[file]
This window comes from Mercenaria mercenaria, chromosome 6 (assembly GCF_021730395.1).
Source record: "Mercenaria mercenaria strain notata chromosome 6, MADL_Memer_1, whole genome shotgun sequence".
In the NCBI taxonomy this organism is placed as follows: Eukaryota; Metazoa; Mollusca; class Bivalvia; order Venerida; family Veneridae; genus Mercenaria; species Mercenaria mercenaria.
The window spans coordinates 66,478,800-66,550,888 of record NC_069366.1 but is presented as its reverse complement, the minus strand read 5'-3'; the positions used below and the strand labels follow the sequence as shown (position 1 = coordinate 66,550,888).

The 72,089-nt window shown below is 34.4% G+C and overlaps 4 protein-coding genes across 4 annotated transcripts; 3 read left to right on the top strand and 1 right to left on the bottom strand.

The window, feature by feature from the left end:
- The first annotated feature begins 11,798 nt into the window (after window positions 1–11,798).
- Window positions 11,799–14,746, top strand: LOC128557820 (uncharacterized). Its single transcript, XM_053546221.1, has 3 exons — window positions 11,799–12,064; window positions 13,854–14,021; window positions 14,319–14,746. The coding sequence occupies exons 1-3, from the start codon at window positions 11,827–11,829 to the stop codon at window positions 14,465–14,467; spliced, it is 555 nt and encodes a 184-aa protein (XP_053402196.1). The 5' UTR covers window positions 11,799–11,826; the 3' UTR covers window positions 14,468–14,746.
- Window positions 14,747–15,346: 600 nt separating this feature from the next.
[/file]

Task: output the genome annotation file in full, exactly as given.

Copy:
This window comes from Mercenaria mercenaria, chromosome 6 (assembly GCF_021730395.1).
Source record: "Mercenaria mercenaria strain notata chromosome 6, MADL_Memer_1, whole genome shotgun sequence".
In the NCBI taxonomy this organism is placed as follows: Eukaryota; Metazoa; Mollusca; class Bivalvia; order Venerida; family Veneridae; genus Mercenaria; species Mercenaria mercenaria.
The window spans coordinates 66,478,800-66,550,888 of record NC_069366.1 but is presented as its reverse complement, the minus strand read 5'-3'; the positions used below and the strand labels follow the sequence as shown (position 1 = coordinate 66,550,888).

The 72,089-nt window shown below is 34.4% G+C and overlaps 4 protein-coding genes across 4 annotated transcripts; 3 read left to right on the top strand and 1 right to left on the bottom strand.

The window, feature by feature from the left end:
- The first annotated feature begins 11,798 nt into the window (after window positions 1–11,798).
- Window positions 11,799–14,746, top strand: LOC128557820 (uncharacterized). Its single transcript, XM_053546221.1, has 3 exons — window positions 11,799–12,064; window positions 13,854–14,021; window positions 14,319–14,746. The coding sequence occupies exons 1-3, from the start codon at window positions 11,827–11,829 to the stop codon at window positions 14,465–14,467; spliced, it is 555 nt and encodes a 184-aa protein (XP_053402196.1). The 5' UTR covers window positions 11,799–11,826; the 3' UTR covers window positions 14,468–14,746.
- Window positions 14,747–15,346: 600 nt separating this feature from the next.